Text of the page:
I knew on the drive home from work that I needed to go to the mountains.  So, I came.  Not far from the Elijah Loop trail off the Cades Cove loop, I took my books and Josh’s camp chair and walked down from the road and off to the right, skirting a wooded rise through grass up to my shoulders.

I found a big barn with a tin roof, no walls, and a wind blowing through.  Wasps and swallows were nesting in the wooden rafters, and all the space between the four rows of crooked wooden poles was full of solitude and the busy hum of wild places.  I wandered around for a while and then sat down just outside the barn to write … I must have been completely absorbed by swatting at the gnats hovering around my face, because (after being aware almost to paranoia of any wildlife) I heard a rustling, and thirty yards behind me was a black bear the size of an upright piano and three cubs scampering up trees beside her.

Now, being a native East Tennessean, and having visited the Smoky Mountains at least twice a year since my birth, and having developed a great love for this park in spite of tourism and bear attacks — I mean my mom’s family has only recently moved away from the foothills of the Smokies for heaven’s sake — in spite of all this, the file in my cerebral library entitled “What to do when a mama bear is in your face” is disturbingly empty.  This bear was obviously interested in me, sniffing the air and even rearing up to get a better look at me in my chair, but I was too far away to just throw myself on the ground and play dead, right?  Surely this was only the modus operandi for angry or actually approaching bears.

So, since the cubs were scared enough to climb trees, and she was calm enough to be waiting for me to do something, I figured it was time to go.  I also figured that folding up the chair and taking it back with me could be rather fatally punctilious.  Articles reading “Woman was seen running with a large bag and folding camp chair when the bear caught up to her” kept popping in my mind like bubbles, and who wants their brutal mauling to be even slightly humorous,  so I picked up my bag and without making eye contact walked not-too-fast out toward the clearing and up around the rise toward the parking lot.  Sans chair.  I feel, under the circumstances, Josh will forgive me.  It took the rest of the loop to wash out that adrenaline, but the inner jerk and flash of wonder has stayed with me.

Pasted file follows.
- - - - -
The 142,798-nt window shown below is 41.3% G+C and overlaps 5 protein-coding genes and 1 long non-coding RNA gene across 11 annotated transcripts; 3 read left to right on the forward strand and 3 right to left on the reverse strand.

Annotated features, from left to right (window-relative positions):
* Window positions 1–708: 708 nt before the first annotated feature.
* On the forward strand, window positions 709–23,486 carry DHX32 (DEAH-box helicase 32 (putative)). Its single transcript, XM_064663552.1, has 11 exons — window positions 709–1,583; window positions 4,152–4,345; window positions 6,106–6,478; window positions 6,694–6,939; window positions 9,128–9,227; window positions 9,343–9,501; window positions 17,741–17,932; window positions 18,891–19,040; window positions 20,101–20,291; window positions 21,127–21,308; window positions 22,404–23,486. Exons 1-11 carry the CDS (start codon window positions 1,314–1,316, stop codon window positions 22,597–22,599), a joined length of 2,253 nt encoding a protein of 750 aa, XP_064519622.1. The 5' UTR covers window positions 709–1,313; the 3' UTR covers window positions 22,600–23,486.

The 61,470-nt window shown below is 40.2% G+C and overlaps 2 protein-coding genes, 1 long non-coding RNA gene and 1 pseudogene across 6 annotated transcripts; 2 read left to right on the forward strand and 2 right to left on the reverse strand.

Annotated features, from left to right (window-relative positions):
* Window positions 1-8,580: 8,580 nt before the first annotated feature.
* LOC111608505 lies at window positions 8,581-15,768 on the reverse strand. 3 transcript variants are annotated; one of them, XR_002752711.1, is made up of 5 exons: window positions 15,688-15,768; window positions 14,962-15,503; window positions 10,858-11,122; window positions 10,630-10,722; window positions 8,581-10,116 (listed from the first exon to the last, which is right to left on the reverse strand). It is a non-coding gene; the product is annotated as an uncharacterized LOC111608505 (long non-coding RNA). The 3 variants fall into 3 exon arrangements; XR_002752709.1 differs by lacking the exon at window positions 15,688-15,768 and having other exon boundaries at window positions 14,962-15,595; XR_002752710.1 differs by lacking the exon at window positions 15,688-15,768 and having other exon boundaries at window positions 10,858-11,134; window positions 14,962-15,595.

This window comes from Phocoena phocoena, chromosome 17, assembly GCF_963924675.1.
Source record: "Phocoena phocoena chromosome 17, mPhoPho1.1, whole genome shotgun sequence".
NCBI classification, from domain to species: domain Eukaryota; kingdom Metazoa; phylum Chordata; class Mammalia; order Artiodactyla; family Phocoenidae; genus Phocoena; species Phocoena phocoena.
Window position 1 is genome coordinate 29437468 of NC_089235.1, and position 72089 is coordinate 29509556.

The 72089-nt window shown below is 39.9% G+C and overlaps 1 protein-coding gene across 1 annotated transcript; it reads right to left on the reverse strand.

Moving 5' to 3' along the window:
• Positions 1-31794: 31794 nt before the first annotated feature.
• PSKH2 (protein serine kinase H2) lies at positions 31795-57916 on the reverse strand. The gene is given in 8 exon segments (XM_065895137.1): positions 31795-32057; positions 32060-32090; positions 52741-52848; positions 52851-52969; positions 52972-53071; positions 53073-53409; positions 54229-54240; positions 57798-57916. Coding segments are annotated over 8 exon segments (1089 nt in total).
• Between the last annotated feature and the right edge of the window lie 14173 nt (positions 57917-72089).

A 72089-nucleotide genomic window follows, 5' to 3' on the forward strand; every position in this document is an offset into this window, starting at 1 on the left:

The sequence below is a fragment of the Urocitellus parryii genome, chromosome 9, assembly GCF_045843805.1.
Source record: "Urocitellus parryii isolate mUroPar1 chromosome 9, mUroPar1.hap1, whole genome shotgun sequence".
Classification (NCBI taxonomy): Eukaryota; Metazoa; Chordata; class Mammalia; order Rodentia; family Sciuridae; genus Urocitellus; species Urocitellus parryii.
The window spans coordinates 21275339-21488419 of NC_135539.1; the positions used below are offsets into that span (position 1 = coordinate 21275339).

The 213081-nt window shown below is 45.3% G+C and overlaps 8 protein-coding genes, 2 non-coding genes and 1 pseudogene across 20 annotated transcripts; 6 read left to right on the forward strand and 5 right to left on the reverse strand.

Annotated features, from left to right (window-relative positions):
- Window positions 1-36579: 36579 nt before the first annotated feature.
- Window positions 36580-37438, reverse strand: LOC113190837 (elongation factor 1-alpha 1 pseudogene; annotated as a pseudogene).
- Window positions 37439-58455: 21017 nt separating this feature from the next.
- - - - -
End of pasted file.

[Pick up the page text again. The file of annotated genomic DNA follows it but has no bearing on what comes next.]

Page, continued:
On my way back I stopped at Thunderhead Perk and am here now at a window table, surrounded by log walls, jars of local honey, quilts, and black-and-white prints of Smokies scenery.  The Avett Brothers keep coming on.  There seems to be, if it can be believed, a hummingbird on the feeder outside the window.

I wonder if the time will ever come when I lose the genes that tie me to these mountains, the wild places and wild bears, the danger and the beauty.  I keep wanting to draw lines between this place I have inherited and my actual genes, in my mind.  Since I’ve had ovarian cancer and my grandmother died of breast cancer, there’s a possibility that I may have a damaged set of genes somewhere that’s predisposed me to cancers of the female system … thoughts of inherited damage, of irreparable things, and of slow-growing disease drift in and out.

Today I feel like I’ve been washed out of all the terrible anxieties and led into a quiet place.  Surely if I can be broken into by reality like this, so unexpectedly, I have a lot to hope for.

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